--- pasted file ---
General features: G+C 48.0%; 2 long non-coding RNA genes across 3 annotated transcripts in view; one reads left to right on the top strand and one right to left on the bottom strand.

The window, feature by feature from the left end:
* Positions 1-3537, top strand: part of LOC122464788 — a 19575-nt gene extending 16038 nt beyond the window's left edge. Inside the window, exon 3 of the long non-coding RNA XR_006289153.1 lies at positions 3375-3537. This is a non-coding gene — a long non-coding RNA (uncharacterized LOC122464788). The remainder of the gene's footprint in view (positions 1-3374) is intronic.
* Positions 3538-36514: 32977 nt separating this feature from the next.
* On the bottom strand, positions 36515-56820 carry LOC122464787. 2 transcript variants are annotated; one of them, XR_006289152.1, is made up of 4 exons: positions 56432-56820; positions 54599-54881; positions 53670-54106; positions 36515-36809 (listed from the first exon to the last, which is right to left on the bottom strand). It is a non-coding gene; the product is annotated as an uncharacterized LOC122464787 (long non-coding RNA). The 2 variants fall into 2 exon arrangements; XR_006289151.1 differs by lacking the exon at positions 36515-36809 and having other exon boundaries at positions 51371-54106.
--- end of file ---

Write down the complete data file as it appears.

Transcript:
General features: G+C 48.0%; 2 long non-coding RNA genes across 3 annotated transcripts in view; one reads left to right on the top strand and one right to left on the bottom strand.

The window, feature by feature from the left end:
* Positions 1-3537, top strand: part of LOC122464788 — a 19575-nt gene extending 16038 nt beyond the window's left edge. Inside the window, exon 3 of the long non-coding RNA XR_006289153.1 lies at positions 3375-3537. This is a non-coding gene — a long non-coding RNA (uncharacterized LOC122464788). The remainder of the gene's footprint in view (positions 1-3374) is intronic.
* Positions 3538-36514: 32977 nt separating this feature from the next.
* On the bottom strand, positions 36515-56820 carry LOC122464787. 2 transcript variants are annotated; one of them, XR_006289152.1, is made up of 4 exons: positions 56432-56820; positions 54599-54881; positions 53670-54106; positions 36515-36809 (listed from the first exon to the last, which is right to left on the bottom strand). It is a non-coding gene; the product is annotated as an uncharacterized LOC122464787 (long non-coding RNA). The 2 variants fall into 2 exon arrangements; XR_006289151.1 differs by lacking the exon at positions 36515-36809 and having other exon boundaries at positions 51371-54106.